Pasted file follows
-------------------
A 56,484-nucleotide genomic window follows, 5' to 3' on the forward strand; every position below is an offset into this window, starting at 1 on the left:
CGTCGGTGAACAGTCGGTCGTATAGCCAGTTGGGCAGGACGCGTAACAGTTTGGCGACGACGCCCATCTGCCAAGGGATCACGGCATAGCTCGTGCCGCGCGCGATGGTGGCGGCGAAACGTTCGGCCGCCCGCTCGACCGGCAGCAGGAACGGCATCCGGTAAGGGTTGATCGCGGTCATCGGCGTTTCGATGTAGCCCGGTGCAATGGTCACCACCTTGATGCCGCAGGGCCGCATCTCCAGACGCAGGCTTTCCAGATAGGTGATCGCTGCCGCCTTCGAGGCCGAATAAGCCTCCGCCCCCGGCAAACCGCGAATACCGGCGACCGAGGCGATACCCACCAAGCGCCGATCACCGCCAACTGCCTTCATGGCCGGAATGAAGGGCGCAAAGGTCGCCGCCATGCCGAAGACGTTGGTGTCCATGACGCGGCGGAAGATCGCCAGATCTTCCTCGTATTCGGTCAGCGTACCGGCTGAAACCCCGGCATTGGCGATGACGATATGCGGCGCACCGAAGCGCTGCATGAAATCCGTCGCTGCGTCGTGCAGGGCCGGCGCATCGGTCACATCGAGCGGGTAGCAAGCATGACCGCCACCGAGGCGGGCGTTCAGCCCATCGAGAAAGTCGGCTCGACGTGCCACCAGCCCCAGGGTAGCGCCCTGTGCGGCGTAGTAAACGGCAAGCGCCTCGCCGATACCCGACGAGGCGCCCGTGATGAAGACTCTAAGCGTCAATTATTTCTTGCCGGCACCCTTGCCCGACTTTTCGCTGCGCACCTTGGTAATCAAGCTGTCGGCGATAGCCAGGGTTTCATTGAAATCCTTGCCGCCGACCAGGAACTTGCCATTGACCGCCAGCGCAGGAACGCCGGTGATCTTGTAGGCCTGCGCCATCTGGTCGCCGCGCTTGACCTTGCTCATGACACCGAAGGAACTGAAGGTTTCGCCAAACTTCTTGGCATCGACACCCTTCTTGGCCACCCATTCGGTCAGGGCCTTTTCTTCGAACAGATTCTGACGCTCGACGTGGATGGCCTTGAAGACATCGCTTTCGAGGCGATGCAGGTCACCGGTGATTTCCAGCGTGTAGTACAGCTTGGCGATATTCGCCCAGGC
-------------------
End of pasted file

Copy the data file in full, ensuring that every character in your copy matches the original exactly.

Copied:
A 56,484-nucleotide genomic window follows, 5' to 3' on the forward strand; every position below is an offset into this window, starting at 1 on the left:
CGTCGGTGAACAGTCGGTCGTATAGCCAGTTGGGCAGGACGCGTAACAGTTTGGCGACGACGCCCATCTGCCAAGGGATCACGGCATAGCTCGTGCCGCGCGCGATGGTGGCGGCGAAACGTTCGGCCGCCCGCTCGACCGGCAGCAGGAACGGCATCCGGTAAGGGTTGATCGCGGTCATCGGCGTTTCGATGTAGCCCGGTGCAATGGTCACCACCTTGATGCCGCAGGGCCGCATCTCCAGACGCAGGCTTTCCAGATAGGTGATCGCTGCCGCCTTCGAGGCCGAATAAGCCTCCGCCCCCGGCAAACCGCGAATACCGGCGACCGAGGCGATACCCACCAAGCGCCGATCACCGCCAACTGCCTTCATGGCCGGAATGAAGGGCGCAAAGGTCGCCGCCATGCCGAAGACGTTGGTGTCCATGACGCGGCGGAAGATCGCCAGATCTTCCTCGTATTCGGTCAGCGTACCGGCTGAAACCCCGGCATTGGCGATGACGATATGCGGCGCACCGAAGCGCTGCATGAAATCCGTCGCTGCGTCGTGCAGGGCCGGCGCATCGGTCACATCGAGCGGGTAGCAAGCATGACCGCCACCGAGGCGGGCGTTCAGCCCATCGAGAAAGTCGGCTCGACGTGCCACCAGCCCCAGGGTAGCGCCCTGTGCGGCGTAGTAAACGGCAAGCGCCTCGCCGATACCCGACGAGGCGCCCGTGATGAAGACTCTAAGCGTCAATTATTTCTTGCCGGCACCCTTGCCCGACTTTTCGCTGCGCACCTTGGTAATCAAGCTGTCGGCGATAGCCAGGGTTTCATTGAAATCCTTGCCGCCGACCAGGAACTTGCCATTGACCGCCAGCGCAGGAACGCCGGTGATCTTGTAGGCCTGCGCCATCTGGTCGCCGCGCTTGACCTTGCTCATGACACCGAAGGAACTGAAGGTTTCGCCAAACTTCTTGGCATCGACACCCTTCTTGGCCACCCATTCGGTCAGGGCCTTTTCTTCGAACAGATTCTGACGCTCGACGTGGATGGCCTTGAAGACATCGCTTTCGAGGCGATGCAGGTCACCGGTGATTTCCAGCGTGTAGTACAGCTTGGCGATATTCGCCCAGGC